In order to understand what happened with the “Credit Crunch”, we need to take a look back on the years that lead up to it. If a first time buyer in Durham took out a mortgage to buy a home back in the 1970s and ’80s, it’s very likely that this process was undertaken through a building society. It may be hard to believe, but your high street bank did not always offer their customers mortgages!
To find out whether you qualified for a mortgage or not, you’d have made an appointment with the building society manager and spoke with them. Customers would be encouraged to take out savings accounts with the building society and then the building society would use those people’s savings to lend to their other customers. Interest-rates would also be higher to borrowers than the rate they were paying to savers, in order for them to turn a profit.
Once the banks started to get involved with mortgage lending, they moved away from that older model. Instead, they opted to “buy” the money from markets, in order to accelerate the rate in which they could lend money to their customers.
If we move ahead of time and into the mid-2000s, there were plenty of new specialist lenders working within the mortgage market. Most of these originated from North America. Their way of handling business was to sell their book of mortgage customers, allowing them to raise new funds and continue the cycle of lending.
This method of practice was labelled Securitisation. The investors that bought these books were larger financial institutions such as pension funds and other High Street Banks.
The market was booming and these mortgage lenders were making a great deal of money. The newer lenders seized an opportunity by introducing more relaxed lending criteria. Poor credit history? Don’t worry about it. Wanting to self-certify? Go for it! These sorts of things were no issue for their businesses, or so they thought at the time…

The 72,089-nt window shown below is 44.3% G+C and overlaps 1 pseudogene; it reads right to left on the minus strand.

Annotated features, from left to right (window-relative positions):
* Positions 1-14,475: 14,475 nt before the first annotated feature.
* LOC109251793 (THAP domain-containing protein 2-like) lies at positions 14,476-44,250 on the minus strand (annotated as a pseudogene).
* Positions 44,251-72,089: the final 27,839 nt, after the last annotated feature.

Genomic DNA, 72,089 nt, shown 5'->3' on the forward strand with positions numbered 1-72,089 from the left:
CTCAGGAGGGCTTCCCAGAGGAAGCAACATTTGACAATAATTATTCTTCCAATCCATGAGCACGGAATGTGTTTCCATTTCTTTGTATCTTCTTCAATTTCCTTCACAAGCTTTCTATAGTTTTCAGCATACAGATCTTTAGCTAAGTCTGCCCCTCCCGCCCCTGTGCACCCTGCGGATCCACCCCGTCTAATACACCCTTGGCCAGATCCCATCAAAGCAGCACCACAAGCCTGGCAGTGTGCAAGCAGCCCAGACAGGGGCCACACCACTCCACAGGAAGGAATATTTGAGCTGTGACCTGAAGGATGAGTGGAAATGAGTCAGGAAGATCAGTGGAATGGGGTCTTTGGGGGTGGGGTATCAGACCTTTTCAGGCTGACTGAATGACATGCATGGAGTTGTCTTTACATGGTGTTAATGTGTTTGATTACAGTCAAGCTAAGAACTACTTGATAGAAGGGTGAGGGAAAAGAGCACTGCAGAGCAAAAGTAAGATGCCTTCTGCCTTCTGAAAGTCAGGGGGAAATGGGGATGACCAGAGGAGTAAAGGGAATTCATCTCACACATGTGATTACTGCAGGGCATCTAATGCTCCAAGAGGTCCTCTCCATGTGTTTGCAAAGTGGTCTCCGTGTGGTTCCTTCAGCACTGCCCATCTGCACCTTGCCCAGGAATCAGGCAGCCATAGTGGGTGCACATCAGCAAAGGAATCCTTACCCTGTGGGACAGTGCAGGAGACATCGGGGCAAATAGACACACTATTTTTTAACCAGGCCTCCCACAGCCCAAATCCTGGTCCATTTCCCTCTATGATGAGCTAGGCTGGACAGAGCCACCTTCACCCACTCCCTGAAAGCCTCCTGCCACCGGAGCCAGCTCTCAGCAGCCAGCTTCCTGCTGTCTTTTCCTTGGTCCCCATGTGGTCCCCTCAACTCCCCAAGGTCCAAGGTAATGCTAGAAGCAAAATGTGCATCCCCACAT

As anyone with an inkling of common sense might have anticipated, these mortgages began to default. Major banks lost their confidence in each other, due to the uncertainty of how exposed they were in the very quickly falling apart subprime mortgage market.
In very quick fashion, the once sustainable banks’ share prices had completely dropped. A select few were bailed out by the UK Government (or more accurately, the taxpayer) in order to stop them going under altogether, whilst many failed to stay afloat.
Over the course of “The Great Recession”, a total of almost 80 different banks, building societies and lenders around the world, across 20 different countries, filed for bankruptcy or were acquired.
Because of this utter economic disaster, lending quickly dried up. Property prices dropped by a large amount and everyone lost confidence in the UK economy. It took almost a decade for the market to safely get back to a point where it could function sustainably once again.
Nobody wanted this to happen again, especially the UK Government, so investigations took place that aimed to look into what exactly happened and where it all went wrong. These studies led to the carefully thought out “Mortgage Market Review of 2014” that led the charge forward.
Self-cert mortgages had already been completely banned by then, but the biggest change to come out of this was that lenders themselves were now solely responsible for ensuring that the customer could in fact afford their mortgage payments.
The lenders were now responsible for digging deeper into customers incomes and outgoings with more precise lending criteria. They were paying more attention to credit commitments, childcare and other outgoings, so they could ensure customers were definitely able to afford their mortgage repayments on a consistent basis.
We have no doubts that it has now become a lot harder to get a mortgage than it was back in the day, though this is absolutely for the betterment of the industry, the economy and homeowners nationwide. Customers need to be a lot more organised with paperwork in order to prove their finances and be taken seriously by lenders and home sellers alike.
So many mistakes were made in the period running up to the Credit Crunch, but we hope that the industry learned a lesson this time and has lowered its chances of ever falling into a rut like this again.
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